Urinary And Stress Incontinence - It's Treatment
Alternative names :- Loss of bladder control; Uncontrollable urination; Urination - uncontrollable; Incontinence - urinary
Urinary incontinence is defined as the involuntary loss of urine. It occurs if bladder muscles suddenly contract or muscles around the urethra suddenly relax. Stress incontinence is the loss of urine as a result of physical activity. Urinary incontinence occurs in men and women, but the prevalence in women is two times greater, occurring in 15% to 30% of women. Stress incontinence, the most common form in women. is believed to account for one-half of all cases of urinary incontinence in women. Older women are more likely to suffer from urinary incontinence than younger women
What causes Urinary incontinence?
Pregnancy and childbirth. menopause. and the structure of the female urinary tract contribute to the increased incidence of urinary incontinence in women. After pregnancy and childbirth. pelvic floor muscles may weaken. These are the same muscles that squeeze around the urethra to make it close. Decreased levels of estrogen also lead to lower muscular pressure around the urethra. As a result. complete closure of the urethra may not occur, or may not be maintained during physical activity. Urinary incontinence has also has been linked to hormone replacement therapy.
Other factors that may cause or contribute to urinary incontinence include:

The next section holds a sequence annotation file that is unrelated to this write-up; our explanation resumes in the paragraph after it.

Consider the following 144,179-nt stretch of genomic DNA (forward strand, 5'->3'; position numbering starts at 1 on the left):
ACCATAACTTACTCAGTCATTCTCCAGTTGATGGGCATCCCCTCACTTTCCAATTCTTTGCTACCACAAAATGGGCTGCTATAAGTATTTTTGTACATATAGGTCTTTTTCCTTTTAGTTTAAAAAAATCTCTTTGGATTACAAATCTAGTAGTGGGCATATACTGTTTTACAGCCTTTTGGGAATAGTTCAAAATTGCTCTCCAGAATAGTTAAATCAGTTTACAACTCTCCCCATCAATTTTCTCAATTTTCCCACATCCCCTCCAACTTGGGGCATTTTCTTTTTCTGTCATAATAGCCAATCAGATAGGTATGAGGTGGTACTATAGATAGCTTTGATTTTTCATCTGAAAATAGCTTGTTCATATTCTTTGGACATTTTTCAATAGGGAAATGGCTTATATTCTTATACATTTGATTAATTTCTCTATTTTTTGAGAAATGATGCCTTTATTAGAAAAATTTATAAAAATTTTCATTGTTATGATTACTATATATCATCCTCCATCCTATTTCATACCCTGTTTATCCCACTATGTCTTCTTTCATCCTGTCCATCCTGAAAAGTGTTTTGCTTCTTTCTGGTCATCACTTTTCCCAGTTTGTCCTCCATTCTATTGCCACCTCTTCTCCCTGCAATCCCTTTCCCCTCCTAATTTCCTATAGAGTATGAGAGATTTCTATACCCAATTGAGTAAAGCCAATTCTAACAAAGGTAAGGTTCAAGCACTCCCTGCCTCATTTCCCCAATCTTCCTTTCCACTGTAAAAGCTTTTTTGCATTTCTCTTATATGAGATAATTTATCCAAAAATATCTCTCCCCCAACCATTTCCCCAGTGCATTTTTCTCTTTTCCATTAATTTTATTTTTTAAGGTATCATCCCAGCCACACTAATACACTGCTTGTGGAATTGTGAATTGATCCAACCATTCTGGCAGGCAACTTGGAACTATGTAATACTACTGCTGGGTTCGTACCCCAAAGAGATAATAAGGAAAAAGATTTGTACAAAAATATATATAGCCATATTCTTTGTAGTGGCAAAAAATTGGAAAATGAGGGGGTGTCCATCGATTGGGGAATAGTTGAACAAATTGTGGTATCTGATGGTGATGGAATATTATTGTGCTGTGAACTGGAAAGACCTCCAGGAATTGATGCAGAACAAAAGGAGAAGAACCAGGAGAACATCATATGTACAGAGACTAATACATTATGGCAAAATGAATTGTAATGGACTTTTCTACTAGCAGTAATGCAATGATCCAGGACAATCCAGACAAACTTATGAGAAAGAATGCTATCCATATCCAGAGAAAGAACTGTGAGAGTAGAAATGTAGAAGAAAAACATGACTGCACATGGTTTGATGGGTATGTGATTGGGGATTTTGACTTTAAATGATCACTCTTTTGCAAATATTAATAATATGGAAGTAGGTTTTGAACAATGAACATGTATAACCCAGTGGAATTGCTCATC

Signs and symptoms of Urinary incontinence
Leakage of urine is the major sign of urinary incontinence. Urinary incontinence is also associated with nocturia, frequent urination (more than 8 times in 24 hours), and the sudden, uncontrollable urge to urinate moderate or large amounts of urine. Stress incontinence is usually associated with loss of small amounts of urine while coughing, laughing, sneezing, jogging, lifting, and other movements that put pressure on the bladder. It may worsen during the week before menses, and commonly increases after menopause. Frequency and nocturia aren't common symptoms of stress incontinence.
Urinary incontinence and stress incontinence have also been associated with:
The Types of Urinary Incontinence
Diagnostic tests used to evaluate urinary incontinence include:
Treatment of Urinary incontinence
Treatment strategies for urinary incontinence should always begin with the least invasive method. Commonly, a less invasive method is successful and more invasive techniques such as surgery can be avoided. It's important to note that noninvasive techniques require participation and commitment from the patient. These techniques include:
Pharmacologic agents can also be used to treat urinary incontinence associated with detrusor instability. Anticholinergics, such as oxybutynin (Ditropan) and tolterodine (Detrol), block involuntary contractions of the bladder. Tricyclic antidepressants, such as imipramine (Tofranil), exert anticholinergic and musculotropic effects. They also increase bladder outlet resistance. Hormones, such as estrogen, help muscles function normally and are effective in treating postmenopausal women with stress incontinence.
In some instances, more invasive treatments may be necessary to relieve the condition. These include:
Special considerations and Prevention
It's important for health care proViders to screen patients, especially women, for urinary incontinence. Patients may be too embarrassed to admit their symptoms. Reassure patients that it's a common disorder and typically can be treated with fairly conservative measures. In addition:
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